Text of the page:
mac fae stirling - on 06 Jan 2017
In reply to krikoman:

Just read this, thought it fitted well with this thread, so I will throw it in:

On Hans-Georg Gadamer as a 'perspectival realist':
'There is a world beyond our culturally conditioned perspective of it - this is the realist dimension. On the other hand we can never get a full picture of the world since interpretations constantly change, hence we can never get more than a perspective' [Lawn, C, 2006, 'Gadamer; a guide for the perplexed', p.122].
Robert Durran - on 06 Jan 2017
In reply to krikoman:

> Who's reality is correct? or do we use what the majority think?

It is meaningless to talk about a particular person's reality. Reality just is. We don't know its totality or by any means understand the bits we do know, but it's out there.

krikoman - on 06 Jan 2017
In reply to Robert Durran:
> ..... but that is just a tiny part of the totality of reality

How do you know?

For instance, supposing every thought you've ever had was implanted into you brain, then reality doesn't exist ( or at least might not exist) at all.
Post edited at 15:33
Robert Durran - on 06 Jan 2017
In reply to krikoman:

> For instance, supposing every thought you've ever had was implanted into you brain, then reality doesn't exist ( or at least might not exist) at all.

My brain would still exist and that might be the totality of reality.
Hugh J - on 06 Jan 2017
In reply to The Ice Doctor:
Here's an interesting argument to do with living within "the matrix" called the Simulation Hypothesis.

Oxford philosopher Nick Bostrom has speculated that given the accepted theory that mind and consciousness is just a matter of information processing, it should be possible to simulate living beings with the super-computers of the future and that we would be likely to do this. By definition this would mean that simulated worlds would outnumber the real world by a factor trillions, which would be possible given a large enough "cloud". Therefore, the probability is, that you would be far more likely to find yourself in a simulated world rather than a real world.

People could argue that it has to be the real world as I can see, hear touch, smell and feel real things, but it must be remembered that all of these senses are experienced in your brain. Your eye don't actually see things, your fingers don't actually feel things, they are just messages interpretated by your brain.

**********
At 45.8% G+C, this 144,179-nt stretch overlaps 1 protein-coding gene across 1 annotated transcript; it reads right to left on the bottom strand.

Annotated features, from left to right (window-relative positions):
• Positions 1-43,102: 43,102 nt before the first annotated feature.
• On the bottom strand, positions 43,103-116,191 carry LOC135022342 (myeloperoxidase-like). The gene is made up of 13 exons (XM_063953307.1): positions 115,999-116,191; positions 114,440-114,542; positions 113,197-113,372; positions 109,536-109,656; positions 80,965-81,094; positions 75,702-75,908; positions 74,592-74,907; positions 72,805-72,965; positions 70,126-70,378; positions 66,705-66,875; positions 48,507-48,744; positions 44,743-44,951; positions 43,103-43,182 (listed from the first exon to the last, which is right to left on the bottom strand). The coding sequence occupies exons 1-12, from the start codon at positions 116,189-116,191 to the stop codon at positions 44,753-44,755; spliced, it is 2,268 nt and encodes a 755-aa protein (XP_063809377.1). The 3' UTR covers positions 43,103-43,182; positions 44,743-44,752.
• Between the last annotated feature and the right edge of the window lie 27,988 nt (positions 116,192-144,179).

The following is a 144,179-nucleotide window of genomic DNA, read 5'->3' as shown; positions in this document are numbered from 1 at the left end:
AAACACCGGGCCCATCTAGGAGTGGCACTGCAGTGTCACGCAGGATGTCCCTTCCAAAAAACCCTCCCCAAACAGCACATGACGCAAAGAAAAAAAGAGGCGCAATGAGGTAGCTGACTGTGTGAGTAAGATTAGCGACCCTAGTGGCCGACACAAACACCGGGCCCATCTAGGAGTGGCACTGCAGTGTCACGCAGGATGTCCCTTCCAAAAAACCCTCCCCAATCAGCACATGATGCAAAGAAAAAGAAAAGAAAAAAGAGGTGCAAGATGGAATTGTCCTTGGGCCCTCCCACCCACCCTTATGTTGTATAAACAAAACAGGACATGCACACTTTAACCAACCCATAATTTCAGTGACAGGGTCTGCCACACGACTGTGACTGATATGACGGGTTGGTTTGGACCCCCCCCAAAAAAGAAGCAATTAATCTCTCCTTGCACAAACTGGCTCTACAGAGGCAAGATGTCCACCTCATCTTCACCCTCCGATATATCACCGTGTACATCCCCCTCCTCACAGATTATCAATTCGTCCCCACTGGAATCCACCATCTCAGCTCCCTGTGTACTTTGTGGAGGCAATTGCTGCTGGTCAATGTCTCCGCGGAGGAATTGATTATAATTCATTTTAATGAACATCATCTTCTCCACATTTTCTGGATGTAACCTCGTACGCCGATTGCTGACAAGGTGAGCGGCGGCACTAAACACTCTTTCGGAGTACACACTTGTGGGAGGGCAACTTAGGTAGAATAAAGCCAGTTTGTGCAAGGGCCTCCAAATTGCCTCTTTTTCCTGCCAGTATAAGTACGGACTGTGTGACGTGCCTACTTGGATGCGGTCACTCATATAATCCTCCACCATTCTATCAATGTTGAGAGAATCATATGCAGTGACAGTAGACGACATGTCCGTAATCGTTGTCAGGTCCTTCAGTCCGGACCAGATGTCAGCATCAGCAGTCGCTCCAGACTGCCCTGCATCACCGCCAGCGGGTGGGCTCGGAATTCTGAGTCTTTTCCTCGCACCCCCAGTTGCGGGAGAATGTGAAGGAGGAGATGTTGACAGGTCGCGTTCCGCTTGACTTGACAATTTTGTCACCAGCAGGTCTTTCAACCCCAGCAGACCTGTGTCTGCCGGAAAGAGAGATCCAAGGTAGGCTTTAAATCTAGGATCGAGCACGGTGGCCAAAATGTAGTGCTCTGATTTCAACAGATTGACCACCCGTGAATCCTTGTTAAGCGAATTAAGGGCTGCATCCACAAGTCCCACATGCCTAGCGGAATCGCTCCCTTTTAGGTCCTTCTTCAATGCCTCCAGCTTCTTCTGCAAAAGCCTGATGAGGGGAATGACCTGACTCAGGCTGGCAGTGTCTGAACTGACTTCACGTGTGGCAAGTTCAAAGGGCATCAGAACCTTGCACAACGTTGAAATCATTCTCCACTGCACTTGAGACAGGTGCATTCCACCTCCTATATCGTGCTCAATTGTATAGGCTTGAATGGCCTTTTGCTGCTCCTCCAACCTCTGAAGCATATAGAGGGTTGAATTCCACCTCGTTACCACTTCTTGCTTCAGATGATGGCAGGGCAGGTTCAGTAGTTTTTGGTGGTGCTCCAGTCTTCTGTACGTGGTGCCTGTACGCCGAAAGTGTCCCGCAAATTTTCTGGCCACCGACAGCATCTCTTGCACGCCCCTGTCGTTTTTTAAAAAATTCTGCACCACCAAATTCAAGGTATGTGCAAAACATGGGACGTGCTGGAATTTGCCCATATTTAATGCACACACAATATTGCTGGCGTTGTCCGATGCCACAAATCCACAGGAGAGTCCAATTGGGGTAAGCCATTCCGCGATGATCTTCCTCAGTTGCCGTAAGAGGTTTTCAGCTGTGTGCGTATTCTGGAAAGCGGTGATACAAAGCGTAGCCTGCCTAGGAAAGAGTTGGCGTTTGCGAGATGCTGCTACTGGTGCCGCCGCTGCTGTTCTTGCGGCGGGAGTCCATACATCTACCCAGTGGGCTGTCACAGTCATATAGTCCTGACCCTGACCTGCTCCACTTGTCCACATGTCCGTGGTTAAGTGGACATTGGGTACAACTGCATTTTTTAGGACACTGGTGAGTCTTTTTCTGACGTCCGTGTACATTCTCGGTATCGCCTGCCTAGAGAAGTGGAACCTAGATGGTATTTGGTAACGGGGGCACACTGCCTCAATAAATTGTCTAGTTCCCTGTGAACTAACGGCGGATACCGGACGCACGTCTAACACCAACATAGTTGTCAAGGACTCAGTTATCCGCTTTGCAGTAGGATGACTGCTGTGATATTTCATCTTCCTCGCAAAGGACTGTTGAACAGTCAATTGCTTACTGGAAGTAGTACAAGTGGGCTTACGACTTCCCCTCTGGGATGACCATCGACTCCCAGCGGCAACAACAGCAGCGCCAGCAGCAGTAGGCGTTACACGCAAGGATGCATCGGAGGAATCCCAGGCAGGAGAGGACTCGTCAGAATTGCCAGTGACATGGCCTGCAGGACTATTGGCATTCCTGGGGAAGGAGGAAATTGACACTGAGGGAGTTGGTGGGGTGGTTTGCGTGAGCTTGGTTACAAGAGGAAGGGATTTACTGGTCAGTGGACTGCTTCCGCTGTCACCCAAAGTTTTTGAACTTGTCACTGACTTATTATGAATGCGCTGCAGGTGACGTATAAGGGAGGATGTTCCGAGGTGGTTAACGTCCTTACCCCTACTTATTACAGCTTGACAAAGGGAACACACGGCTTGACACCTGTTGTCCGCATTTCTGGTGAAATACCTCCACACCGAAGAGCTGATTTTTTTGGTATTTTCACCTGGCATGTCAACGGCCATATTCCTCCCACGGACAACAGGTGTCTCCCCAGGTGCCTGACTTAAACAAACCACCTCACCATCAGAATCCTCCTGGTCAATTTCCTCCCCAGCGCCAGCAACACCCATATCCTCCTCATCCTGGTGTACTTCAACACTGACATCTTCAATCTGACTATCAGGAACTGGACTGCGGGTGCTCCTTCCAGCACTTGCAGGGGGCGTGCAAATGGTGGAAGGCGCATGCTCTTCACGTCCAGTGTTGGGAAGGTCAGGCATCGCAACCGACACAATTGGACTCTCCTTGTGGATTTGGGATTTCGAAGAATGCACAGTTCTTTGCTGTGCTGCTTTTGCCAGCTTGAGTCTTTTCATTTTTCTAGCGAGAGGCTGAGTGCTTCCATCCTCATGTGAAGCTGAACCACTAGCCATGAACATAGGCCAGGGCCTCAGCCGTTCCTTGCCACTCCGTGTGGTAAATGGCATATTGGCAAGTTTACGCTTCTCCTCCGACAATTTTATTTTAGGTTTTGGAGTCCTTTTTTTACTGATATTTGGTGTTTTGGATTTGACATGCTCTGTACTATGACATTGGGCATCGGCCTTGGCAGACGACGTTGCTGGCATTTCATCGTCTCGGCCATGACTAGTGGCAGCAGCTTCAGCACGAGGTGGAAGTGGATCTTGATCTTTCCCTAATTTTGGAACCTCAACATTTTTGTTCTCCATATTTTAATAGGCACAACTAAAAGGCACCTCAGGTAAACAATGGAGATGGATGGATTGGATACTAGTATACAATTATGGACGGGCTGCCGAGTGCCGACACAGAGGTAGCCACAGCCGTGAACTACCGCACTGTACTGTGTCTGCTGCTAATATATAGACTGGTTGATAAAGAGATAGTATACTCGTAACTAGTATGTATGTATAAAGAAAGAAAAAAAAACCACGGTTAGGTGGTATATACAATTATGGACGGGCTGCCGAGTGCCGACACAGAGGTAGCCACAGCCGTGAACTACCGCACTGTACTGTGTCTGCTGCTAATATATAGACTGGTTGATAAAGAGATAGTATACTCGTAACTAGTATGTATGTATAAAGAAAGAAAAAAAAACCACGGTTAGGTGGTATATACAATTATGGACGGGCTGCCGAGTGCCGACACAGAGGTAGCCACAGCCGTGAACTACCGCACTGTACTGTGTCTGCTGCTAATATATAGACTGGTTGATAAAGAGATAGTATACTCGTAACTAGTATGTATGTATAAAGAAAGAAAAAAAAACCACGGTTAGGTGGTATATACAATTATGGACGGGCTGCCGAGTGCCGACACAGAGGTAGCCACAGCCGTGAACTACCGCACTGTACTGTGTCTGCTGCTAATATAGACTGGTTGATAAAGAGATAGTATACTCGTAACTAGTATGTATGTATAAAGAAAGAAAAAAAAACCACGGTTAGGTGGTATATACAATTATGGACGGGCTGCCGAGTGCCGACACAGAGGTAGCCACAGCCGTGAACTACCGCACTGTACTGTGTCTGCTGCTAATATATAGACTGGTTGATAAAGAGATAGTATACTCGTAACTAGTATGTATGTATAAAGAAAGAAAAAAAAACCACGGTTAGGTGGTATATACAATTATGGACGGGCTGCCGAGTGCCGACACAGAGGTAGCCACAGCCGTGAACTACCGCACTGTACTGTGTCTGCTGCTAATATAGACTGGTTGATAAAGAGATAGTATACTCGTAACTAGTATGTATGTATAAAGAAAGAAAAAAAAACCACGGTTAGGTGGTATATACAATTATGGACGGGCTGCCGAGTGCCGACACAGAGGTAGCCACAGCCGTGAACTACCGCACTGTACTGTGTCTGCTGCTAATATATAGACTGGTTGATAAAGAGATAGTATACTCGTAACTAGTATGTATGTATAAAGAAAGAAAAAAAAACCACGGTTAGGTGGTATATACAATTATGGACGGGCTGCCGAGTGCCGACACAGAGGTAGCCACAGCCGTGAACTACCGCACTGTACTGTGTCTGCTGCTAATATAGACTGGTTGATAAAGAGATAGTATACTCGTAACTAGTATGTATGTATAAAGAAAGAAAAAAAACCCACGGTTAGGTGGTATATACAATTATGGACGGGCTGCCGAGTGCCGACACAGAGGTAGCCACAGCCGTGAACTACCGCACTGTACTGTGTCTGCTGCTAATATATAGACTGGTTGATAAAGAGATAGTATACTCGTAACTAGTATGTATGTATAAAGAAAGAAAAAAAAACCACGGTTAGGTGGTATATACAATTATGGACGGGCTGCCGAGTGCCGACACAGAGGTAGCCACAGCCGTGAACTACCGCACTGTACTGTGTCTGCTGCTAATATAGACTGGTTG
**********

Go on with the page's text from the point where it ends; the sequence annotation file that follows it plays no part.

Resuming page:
https://en.wikipedia.org/wiki/Simulation_hypothesis

All the best, Morpheus.
Post edited at 17:26
krikoman - on 06 Jan 2017
In reply to Robert Durran:

> My brain would still exist and that might be the totality of reality.

Exactly, but you wouldn't know the difference.

The brain in the jar next to yours was given a different set of stimulations so it's / their reality could be totally different from yours.
krikoman - on 06 Jan 2017
In reply to Hugh J:

I think the David Eagleman programs touch on this in the last episode, regarding conscience and "the being" if you could replicate the brain and all it's connections then in theory you could "live" forever, and if it mimicked your brain in every way; is it you?

spooky!!!
Hugh J - on 06 Jan 2017
In reply to krikoman:
I'll have to check it out, You posted a link didn't you? Ah yes . . . there it is (12:21 Thursday). Cheers.
Post edited at 18:06
Hugh J - on 06 Jan 2017
In reply to krikoman:

Wow, the BBC clip about the squares is amazing. What a fascinating blob our brain is!
Robert Durran - on 06 Jan 2017
In reply to krikoman:

> Exactly, but you wouldn't know the difference.

So what? There are many things we do not know about reality.

> The brain in the jar next to yours was given a different set of stimulations so it's / their reality could be totally different from yours.

No. Both part of the whole of reality.

Lusk - on 06 Jan 2017
In reply to krikoman:

> The brain in the jar next to yours was given a different set of stimulations so it's / their reality could be totally different from yours.

It would think it's a different environment (reality) than the other one.
Similar to me lying in bed with the Mrs and you clinging by your fingertips on a rock face.
krikoman - on 10 Jan 2017
In reply to Hugh J:

> Wow, the BBC clip about the squares is amazing. What a fascinating blob our brain is!

That series was excellent, well worth watching / buying totally fascinating and dare I say it mind blowing
Just Another Dave - on 11 Jan 2017
In reply to abseil:

> ... the notion seriously put forward by some that if there's no human nearby to hear, a tree falling in the forest makes no sound. Which strikes me as ridiculous ...

Well this actually gets to the nub of the question, or krikoman's interpretation.: like 'reality' it depends how you define 'sound'.

Of course a falling tree will generate disturbances of air molecules that will propagate in pressure waves, but until they trigger a response in someone's cochlea and are interpreted by some neural network, can you call this 'sound'? Isn't sound something which is (necessarily) heard?

If you think the unwitnessed tree does make a sound, then can we say what it 'sounds' like? We've agreed we may all have different perceptions, and other species will hear completely different ranges of those vibrating air molecules. Is it even sensible to think of sound as being part of the Reality Out There at all?

And colour... There exist in reality photons of various wavelengths, but until one lands on a retina, does colour exist 'out there' in the universe at all?
Pete Pozman - on 11 Jan 2017
In reply to abseil:



e.g. if 100 people stand looking up at Stanage

... that would be a very quiet Saturday afternoon